Musings from Ed on this year’s Jeff Nominations for Black Button Eyes: Evil Dead the Musical

This is the second blog post I’ve written with some thoughts on the Jeff Nominations Black Button Eyes Productions received for the 2019-2020 season- this post is focused on Evil Dead the Musical. To read the post about Nightmares & Nightcaps, check out my previous post!

Best Performer in a Principal Role- Musical (Jordan Dell Harris as Ash) Jordan joined the Evil Dead team a lot later than most, but he was a terrific find. A lot of the reviews we got pointed out that he has more than a passing resemblance to Bruce Campbell, the actor who originated the character of Ash in the original Evil Dead movies. What Jordan brought to this role, however, was far more just a physical similarity. He also brought a stellar tenor voice, dynamic and committed physicality, and ace comedic instincts that helped make the musical really shine. Spending nearly the entirety of the piece onstage, Jordan finished each performance drenched in fake blood, sweat, and other unmentionables and gave 100% to the audience at every show

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Best Performer in a Supporting Role- Musical (Caitlin Jackson as Cheryl)

Caitlin is a frequent Black Button Eyes collaborator and in my mind is the perfect actress to play Cheryl. With both an adamantium belt singing voice and absolutely killer comedic skills, she walked away with nearly every scene she was in, especially once Cheryl became possessed by demons, got locked away in the cellar, and kept popping up like an evil jack-in-the-box (or like someone on Laugh-In) to slay the audience with jokes and puns. It was a pleasure and a privilege to be able to unite a great actress with a role they utterly nailed the way Caitlin did this part.

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Best Performer in a Supporting Role- Musical (Stevie Love as Shelly/ Annie)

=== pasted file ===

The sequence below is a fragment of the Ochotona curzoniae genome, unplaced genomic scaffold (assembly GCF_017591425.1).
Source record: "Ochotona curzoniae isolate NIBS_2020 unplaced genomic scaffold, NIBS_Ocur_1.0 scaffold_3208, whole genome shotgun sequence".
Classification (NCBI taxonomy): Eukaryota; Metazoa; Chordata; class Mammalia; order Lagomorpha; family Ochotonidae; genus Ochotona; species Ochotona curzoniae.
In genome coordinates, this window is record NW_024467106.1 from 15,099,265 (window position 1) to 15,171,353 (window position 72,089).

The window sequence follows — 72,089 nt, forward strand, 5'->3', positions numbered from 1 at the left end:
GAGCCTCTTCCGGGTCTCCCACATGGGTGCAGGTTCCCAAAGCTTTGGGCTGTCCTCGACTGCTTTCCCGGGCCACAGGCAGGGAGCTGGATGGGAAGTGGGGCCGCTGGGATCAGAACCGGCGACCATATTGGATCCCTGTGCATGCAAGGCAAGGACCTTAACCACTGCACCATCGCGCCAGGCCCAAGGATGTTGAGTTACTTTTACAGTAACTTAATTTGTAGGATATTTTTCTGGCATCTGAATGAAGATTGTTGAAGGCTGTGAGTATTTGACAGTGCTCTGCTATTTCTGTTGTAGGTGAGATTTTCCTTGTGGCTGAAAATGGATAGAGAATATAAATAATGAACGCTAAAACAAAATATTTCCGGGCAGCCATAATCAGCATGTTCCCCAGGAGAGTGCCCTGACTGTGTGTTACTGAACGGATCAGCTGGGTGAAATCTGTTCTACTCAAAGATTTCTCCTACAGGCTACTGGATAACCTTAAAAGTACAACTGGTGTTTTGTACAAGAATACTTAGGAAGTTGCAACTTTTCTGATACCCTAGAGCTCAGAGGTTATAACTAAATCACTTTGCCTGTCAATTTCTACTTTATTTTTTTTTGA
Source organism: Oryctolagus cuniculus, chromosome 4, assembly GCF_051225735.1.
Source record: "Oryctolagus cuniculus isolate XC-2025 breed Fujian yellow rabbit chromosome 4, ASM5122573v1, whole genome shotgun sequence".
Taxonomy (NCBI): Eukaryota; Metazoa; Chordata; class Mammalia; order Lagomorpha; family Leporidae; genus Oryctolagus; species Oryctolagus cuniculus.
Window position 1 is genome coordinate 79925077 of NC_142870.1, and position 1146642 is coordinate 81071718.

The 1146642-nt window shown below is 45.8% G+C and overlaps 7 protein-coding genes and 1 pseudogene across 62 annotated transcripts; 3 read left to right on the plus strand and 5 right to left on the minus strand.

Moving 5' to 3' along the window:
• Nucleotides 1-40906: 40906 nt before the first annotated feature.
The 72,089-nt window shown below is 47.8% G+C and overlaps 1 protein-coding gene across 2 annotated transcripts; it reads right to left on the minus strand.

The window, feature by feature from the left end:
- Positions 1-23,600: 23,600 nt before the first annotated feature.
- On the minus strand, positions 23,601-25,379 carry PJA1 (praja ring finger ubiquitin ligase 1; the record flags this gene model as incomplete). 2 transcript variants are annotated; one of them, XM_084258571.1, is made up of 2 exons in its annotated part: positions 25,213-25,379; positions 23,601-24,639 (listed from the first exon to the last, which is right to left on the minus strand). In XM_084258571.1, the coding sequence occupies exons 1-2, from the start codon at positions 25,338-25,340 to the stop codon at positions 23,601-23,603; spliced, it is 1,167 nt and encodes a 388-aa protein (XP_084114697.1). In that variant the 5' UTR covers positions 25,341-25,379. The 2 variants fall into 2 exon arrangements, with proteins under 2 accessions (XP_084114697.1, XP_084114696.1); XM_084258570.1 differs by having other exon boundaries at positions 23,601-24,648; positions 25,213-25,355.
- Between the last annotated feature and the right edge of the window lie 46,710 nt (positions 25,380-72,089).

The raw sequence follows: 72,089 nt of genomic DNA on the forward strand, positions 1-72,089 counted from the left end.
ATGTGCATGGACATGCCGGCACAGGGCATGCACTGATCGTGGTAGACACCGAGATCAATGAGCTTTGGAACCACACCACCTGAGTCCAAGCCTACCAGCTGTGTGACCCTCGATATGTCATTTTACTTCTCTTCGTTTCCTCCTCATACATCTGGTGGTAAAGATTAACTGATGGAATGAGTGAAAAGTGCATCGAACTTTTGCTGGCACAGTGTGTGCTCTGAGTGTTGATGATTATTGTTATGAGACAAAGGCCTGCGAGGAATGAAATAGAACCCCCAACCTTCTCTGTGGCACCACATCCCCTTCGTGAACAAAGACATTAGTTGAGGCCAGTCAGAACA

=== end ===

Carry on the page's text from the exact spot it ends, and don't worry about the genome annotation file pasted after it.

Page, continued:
Having seen Stevie delivering comedy gold many times in productions with Hell in a Handbag Productions, I was delighted to be able to bring them on board for this production. In particular I knew that the roles of Shelly and Annie in particular present unique challenges; they are written in a way that can make their scenes deeply problematic unless they can be used by a skilled comedian to skewer certain stereotypes. Stevie is a master at playing these types of roles in a way that is terribly funny, criticizes the stereotypes involved, and never feels mean spirited. It’s a credit to Stevie that both these two roles and the show overall worked as well as they did.

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Best Choreography (Derek Van Barham)

It’s hard to understate how valuable it’s been to have Derek to collaborate with on every single Black Button Eyes show, including Evil Dead the Musical. Establishing a meaningful movement vocabulary and helping to enhance moment with dance have made him an important component of every piece we’ve ever done at Black Button Eyes. That said, Derek had a unique chance to shine on Evil Dead the Musical, which was much, much more dance heavy than previous shows with the company. Whether it was making sure the tango between Ash and Scott in act one was hilarious and skillful without indulging in gay panic jokes, or helping completely burn the house down during the act two song “Do the Necronomicon”

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Best Director- Musical (Ed Rutherford)

….and then there’s me. I will say that I’m extremely proud of what I accomplished with this piece. I went into this process very aware of how the previous touring production had been received, and I was determined to come up with a version that would be more warmly regarded locally. Part of that was some very thoughtful decisions about casting, how we would approach particular moments (i.e. the “Tree Scene” where Cheryl is attacked, for those of you who are familiar), and constant effort in rehearsal to give the characters (especially the femme-presenting ones!) as much agency and emotional truth as allowed by the text. I love the piece because I grew up on the Evil Dead film series and enjoy any theater piece that has fantastical elements like demons and magic, and while not a perfect work, I thought Evil Dead the Musical deserved better than it got, the last time it was in Chicago. I’m glad I was able to oversee a production that succeeded in these aims, and grateful that I got so many amazing artists together in the room to make it happen.